by Conor Friedersdorf
In The New Republic, Anthony Wright laments health care budget cuts in California:
The consequences will be kids not getting glasses to see the blackboard, missing school for toothaches, and otherwise delaying care. One ailment or accident on the playground would put families at risk of financial ruin, and needed care will be delayed or avoided altogether. Children’s and other community groups don’t mince words when they say that cuts at this scale mean kids will die.
Democracy in America reacts:
Democracy in America reacts:
That's a liberal view, of course. If you're looking at the situation from a conservative perspective, you're seeing a state that incrementally added more and more programmes to cover its residents. That caused it to run out of money more quickly and created dangerous dependencies amongst groups of citizens who counted on coverage that was unsustainable. The crisis (and voter unwillingness to back new taxes) is now forcing the state to raid local governments for money, which is what conservatives see happening to Medicare if Democrats pass national health-care reform.
Liberals might respond that even limited government can't work without stable revenue sources, and they'd have a point. Neither side is exactly right, but as the larger debate over health-care reform heats up, both parties could do well by leaving Washington for a few days to survey California's wreckage.
My reaction is different. What vexes me as a Californian are all the better ways the state could reduce its expenditures were the legislature only willing to rein in the most egregious giveaways to its most reliable cash cow lobbies. Pension obligations could be radically reduced by changing the formula that allows all public safety employees, broadly construed, to receive 90 percent of their salary for life upon retirement. State prison costs would decrease if the state decriminalized drug possession and stopped prostrating itself before the prison guard union. School reform could cut administrative costs higher than in most states without affecting money being spent in the classroom -- for example, by reversing a state of affairs where school districts pay problem teachers millions of dollars to stay out of the classroom, for starters. Repeat offenders would decrease if the state identified illegal immigrants in its jails and ensured their deportation at the conclusion of their sentence, rather than releasing them back into the populace. A state in need of revenue might reconsider workers' compensation laws that are among the costliest in the nation for taxpayers and businesses -- and a business climate that is generally less friendly than that of its neighbors, so that tax generating enterprises stop relocating elsewhere.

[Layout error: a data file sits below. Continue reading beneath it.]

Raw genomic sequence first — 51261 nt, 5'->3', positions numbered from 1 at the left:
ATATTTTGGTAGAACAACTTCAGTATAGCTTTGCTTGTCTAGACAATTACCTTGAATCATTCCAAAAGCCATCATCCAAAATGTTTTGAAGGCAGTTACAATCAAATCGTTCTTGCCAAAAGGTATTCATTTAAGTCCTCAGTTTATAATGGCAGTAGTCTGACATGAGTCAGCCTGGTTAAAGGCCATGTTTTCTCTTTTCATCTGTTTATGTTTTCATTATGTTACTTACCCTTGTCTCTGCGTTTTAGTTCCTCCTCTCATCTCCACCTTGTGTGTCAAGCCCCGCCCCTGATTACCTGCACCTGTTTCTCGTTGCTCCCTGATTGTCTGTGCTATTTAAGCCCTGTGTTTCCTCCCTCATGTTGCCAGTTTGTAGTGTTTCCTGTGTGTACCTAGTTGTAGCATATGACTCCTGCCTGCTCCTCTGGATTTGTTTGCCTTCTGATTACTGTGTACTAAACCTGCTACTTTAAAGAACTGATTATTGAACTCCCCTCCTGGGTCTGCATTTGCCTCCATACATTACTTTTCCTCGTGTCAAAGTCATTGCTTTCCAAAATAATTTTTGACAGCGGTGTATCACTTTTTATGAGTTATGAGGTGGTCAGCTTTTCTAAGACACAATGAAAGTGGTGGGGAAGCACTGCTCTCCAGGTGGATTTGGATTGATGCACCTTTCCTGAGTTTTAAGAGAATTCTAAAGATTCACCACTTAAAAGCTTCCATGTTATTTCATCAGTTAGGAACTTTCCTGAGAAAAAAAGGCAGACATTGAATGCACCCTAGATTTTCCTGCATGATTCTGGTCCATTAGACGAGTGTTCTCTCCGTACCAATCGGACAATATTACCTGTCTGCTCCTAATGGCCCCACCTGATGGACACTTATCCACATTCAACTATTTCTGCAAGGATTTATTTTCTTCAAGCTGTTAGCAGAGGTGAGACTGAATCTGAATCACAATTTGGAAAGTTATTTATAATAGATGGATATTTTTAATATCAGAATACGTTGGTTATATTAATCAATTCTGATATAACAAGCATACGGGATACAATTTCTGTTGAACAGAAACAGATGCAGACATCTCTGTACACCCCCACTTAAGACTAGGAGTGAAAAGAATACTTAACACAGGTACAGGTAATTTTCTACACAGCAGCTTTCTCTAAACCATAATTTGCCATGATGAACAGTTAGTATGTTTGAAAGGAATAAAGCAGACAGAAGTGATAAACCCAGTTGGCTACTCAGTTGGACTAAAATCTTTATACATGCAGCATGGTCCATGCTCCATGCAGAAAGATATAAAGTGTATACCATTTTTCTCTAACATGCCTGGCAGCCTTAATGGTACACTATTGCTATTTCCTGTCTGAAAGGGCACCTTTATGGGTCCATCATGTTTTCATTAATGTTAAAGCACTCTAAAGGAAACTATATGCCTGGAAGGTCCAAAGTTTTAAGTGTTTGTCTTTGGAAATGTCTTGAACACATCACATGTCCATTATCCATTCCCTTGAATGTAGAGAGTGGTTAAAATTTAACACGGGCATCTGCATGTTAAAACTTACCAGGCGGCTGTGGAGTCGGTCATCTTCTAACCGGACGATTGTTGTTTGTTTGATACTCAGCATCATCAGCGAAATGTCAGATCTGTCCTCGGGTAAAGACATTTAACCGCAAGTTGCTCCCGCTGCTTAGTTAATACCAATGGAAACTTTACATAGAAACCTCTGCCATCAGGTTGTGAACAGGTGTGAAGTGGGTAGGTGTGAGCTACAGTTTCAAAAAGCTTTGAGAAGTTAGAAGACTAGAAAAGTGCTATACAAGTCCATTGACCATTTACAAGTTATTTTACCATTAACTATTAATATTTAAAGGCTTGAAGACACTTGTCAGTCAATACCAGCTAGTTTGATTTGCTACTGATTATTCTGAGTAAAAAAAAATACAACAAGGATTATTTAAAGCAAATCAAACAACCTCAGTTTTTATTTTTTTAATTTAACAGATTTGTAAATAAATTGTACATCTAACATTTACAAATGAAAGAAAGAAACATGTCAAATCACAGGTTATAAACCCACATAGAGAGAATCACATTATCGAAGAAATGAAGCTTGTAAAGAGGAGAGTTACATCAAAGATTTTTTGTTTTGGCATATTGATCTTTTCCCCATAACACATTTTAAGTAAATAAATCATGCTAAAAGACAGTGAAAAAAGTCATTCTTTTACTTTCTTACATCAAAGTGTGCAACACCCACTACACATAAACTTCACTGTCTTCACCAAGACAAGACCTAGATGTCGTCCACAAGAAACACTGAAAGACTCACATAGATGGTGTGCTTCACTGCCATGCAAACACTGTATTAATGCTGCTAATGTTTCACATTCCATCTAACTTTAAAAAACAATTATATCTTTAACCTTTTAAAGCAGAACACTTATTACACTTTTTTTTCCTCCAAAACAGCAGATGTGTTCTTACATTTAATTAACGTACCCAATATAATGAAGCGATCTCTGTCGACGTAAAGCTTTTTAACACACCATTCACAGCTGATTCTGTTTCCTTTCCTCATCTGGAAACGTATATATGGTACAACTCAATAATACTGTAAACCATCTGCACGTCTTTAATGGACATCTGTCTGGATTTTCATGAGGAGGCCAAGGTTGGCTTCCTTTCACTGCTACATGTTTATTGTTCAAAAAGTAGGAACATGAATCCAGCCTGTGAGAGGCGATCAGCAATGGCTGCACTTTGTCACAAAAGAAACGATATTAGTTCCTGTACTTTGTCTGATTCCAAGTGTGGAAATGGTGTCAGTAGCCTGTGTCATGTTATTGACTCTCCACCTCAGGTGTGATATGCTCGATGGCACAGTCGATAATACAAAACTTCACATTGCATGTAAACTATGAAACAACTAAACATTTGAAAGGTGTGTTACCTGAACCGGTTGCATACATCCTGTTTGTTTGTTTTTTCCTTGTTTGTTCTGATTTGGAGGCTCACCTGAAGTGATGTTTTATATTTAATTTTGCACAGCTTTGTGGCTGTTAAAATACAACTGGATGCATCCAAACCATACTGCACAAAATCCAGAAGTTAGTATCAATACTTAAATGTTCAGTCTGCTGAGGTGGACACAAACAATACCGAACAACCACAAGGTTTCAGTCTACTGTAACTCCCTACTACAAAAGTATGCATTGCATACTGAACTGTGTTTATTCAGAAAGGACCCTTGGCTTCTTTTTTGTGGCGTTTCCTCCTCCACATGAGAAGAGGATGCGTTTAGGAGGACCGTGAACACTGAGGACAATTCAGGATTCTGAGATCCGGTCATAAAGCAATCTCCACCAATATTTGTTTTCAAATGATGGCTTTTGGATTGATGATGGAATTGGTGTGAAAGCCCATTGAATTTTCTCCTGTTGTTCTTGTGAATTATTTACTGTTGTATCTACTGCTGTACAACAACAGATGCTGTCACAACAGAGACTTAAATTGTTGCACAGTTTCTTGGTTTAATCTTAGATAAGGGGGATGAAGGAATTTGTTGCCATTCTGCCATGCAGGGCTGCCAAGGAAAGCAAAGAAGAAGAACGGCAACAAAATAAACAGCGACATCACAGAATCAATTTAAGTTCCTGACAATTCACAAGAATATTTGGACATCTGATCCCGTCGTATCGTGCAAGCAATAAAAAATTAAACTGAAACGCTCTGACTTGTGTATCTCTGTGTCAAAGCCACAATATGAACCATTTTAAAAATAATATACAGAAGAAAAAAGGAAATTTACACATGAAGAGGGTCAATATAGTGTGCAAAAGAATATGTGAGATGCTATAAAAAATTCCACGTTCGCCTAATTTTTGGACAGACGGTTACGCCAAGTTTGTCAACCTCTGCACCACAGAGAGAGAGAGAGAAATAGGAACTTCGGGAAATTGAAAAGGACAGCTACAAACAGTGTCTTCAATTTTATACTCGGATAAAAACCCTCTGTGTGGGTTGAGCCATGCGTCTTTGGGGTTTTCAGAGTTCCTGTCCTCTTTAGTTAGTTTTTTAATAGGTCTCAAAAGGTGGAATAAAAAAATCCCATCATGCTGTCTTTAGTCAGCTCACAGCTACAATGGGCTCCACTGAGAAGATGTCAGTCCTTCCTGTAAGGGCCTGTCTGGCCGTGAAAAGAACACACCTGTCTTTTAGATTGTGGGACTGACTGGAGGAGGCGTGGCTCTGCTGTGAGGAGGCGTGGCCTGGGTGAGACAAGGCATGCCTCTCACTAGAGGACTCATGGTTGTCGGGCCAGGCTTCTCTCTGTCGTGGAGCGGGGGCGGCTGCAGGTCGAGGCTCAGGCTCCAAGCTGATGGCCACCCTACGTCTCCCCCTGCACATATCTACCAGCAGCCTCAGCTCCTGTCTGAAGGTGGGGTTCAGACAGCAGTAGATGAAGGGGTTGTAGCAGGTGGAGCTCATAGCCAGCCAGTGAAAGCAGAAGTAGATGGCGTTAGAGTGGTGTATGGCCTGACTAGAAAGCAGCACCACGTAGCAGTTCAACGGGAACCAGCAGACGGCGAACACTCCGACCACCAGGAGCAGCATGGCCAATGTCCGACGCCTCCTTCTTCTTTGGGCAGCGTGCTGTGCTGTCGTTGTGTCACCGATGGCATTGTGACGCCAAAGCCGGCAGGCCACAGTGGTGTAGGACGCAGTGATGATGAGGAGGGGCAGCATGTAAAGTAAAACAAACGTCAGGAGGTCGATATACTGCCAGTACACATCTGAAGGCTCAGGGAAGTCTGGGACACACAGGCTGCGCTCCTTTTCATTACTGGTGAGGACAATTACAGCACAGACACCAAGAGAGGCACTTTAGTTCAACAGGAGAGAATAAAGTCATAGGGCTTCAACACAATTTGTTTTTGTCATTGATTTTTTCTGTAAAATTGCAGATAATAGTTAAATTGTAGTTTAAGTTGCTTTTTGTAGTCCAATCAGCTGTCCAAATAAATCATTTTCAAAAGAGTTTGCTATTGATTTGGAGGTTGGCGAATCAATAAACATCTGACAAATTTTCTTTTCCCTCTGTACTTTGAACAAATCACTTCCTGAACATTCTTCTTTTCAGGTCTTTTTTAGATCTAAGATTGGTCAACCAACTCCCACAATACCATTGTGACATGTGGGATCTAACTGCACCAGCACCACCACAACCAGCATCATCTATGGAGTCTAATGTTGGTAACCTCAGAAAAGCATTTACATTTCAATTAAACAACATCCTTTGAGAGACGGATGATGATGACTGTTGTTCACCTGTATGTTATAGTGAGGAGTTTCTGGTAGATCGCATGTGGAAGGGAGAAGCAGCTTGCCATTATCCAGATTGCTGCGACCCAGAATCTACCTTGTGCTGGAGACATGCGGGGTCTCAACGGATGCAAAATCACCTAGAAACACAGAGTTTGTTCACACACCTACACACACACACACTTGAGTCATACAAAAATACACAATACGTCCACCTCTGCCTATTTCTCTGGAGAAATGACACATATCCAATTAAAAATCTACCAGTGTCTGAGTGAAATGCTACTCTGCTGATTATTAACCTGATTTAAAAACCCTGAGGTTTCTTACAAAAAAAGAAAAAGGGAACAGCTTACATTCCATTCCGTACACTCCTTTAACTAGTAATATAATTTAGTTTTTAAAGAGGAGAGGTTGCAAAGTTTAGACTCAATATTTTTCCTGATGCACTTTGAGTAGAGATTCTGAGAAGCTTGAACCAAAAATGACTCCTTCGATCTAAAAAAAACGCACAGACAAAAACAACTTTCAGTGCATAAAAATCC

This isn't to discount arguments that California's ballot measures produced structural problems in budgeting, or that illegal immigration imposes burdens on the Golden State that are greater than what many other jurisdictions face, or that perhaps short term tax hikes are needed, any of the other explanations commonly offered to explain the state's troubles.